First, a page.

If all goes according to plan, the next one will make history: According to Elias Sports Bureau, no one has ever started three Super Bowls in their first three seasons in the NFL, something Thuney is in line to do when the Patriots take on the Los Angeles Rams in Atlanta on Sunday.
“It’s just really almost surreal at this point,” his father, Mike Thuney, told Cox Media Group Ohio this week. “We were saying on the drive back from Kansas City (where the Patriots beat the Chiefs in the AFC championship game last Sunday), how many guys in the NFL who were great players never get to experience this?”
Mike Thuney and his wife, Beth, attend as many of their son’s games as possible, including 14 this year, and they have already run the emotional gamut when it comes to Super Bowls.
While the Patriots stormed back from 25 points down to beat the Falcons 34-28 in overtime in Super Bowl LI two years ago, they were upset 41-33 by the Eagles last season.
“They were kind of similar in that we were sort of dumbstruck in both games,” Mike Thuney recalled. “The Atlanta game was the most remarkable comeback in history of the Super Bowl, so we were sort of looking around like, is this really happening?
“And then last year everything was going in the right direction, we had the ball in the last two minutes, Tom (Brady) has got the ball, and we’re less than one score away and then that unfortunate strip-sack occurs. So again we were kind of dumbfounded in that regard, but either way it’s just an emotional rollercoaster.”
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They were able to celebrate on the field with their son after the win and were there to commiserate with him after the loss.
In both cases, Thuney said Patriots owner Robert Kraft made sure the families of the players were taken care of.
“Every time it’s been more phenomenal,” Mike Thuney said of following his son’s exploits. “The first one against Atlanta in Houston was great, obviously a great outcome, and last year in Minneapolis it was a beautiful city. We didn’t get the outcome we wanted, but they’re great fun.”
Offensive guard is perhaps the most thankless job in pro football, but Joe Thuney has earned a few headlines this season for his durability and success in neutralizing opposing defensive tackles.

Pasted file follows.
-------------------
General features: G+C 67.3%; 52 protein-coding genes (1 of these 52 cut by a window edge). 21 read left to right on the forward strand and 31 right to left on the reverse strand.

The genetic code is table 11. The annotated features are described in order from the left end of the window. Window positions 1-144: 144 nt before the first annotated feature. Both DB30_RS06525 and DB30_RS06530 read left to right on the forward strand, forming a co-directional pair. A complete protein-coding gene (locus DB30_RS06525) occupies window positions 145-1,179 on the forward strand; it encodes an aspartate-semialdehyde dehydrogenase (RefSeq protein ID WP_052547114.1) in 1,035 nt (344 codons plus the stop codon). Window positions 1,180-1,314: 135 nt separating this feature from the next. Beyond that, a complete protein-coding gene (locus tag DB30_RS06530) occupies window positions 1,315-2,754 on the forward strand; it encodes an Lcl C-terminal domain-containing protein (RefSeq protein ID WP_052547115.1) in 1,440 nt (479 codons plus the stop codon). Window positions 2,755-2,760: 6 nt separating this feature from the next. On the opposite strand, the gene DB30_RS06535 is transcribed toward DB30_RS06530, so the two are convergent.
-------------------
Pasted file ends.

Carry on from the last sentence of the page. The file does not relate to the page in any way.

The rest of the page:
"Joe's done a great job for us," Pats coach Bill Belichick told reporters in New England in November. "One of our best players. One of our most consistent players."
That he is in the lineup every game does not surprise Alter coach Ed Domsitz, who recalled Thuney never wanting to come out of the game when he was winning a pair of state championships with the Knights almost decade ago.
“You’ve got to be blessed because on any given play an injury can take place that would get you out of the lineup, so he’s been blessed and I think he would be the first one to admit that,” Domsitz said. “He’s always been a good worker in terms of the weight room and the added strength helps protect you, but he’s just dedicated and has a tremendous passion for the game. He wants to play every down.”
Thuney excelled at baseball and soccer as a youngster before deciding in seventh grade to give football a try.
According to his father, Joe first thought he might be a fullback or a halfback but quickly learned his new home would be in the trenches.
That turned out to be a good move.
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Recruiting analysts weren’t impressed, but Thuney started a school-record 44 high school games for the Knights and earned a scholarship from North Carolina State.
The 247Sports Composite 2-star recruit ultimately started for three seasons in Raleigh before making his way to Foxborough, where he has already won a Super Bowl ring.
To get another, he will likely have to neutralize Aaron Donald, one of the league’s best players regardless of position.
Mike Thuney expects to get a good look at that battle because he focuses on his son every snap.
“I don’t even know what’s going on half the time until I see the replays later,” the elder Thuney said. “Just make sure he gets up, you know what I mean? He’s playing terrific guys every week. Especially defense tackles now everybody he plays against is a a really, really good athlete. So he’s always going against good guys, so we just want to make sure he’s all right. After that, the rest of it’s kind of gravy.”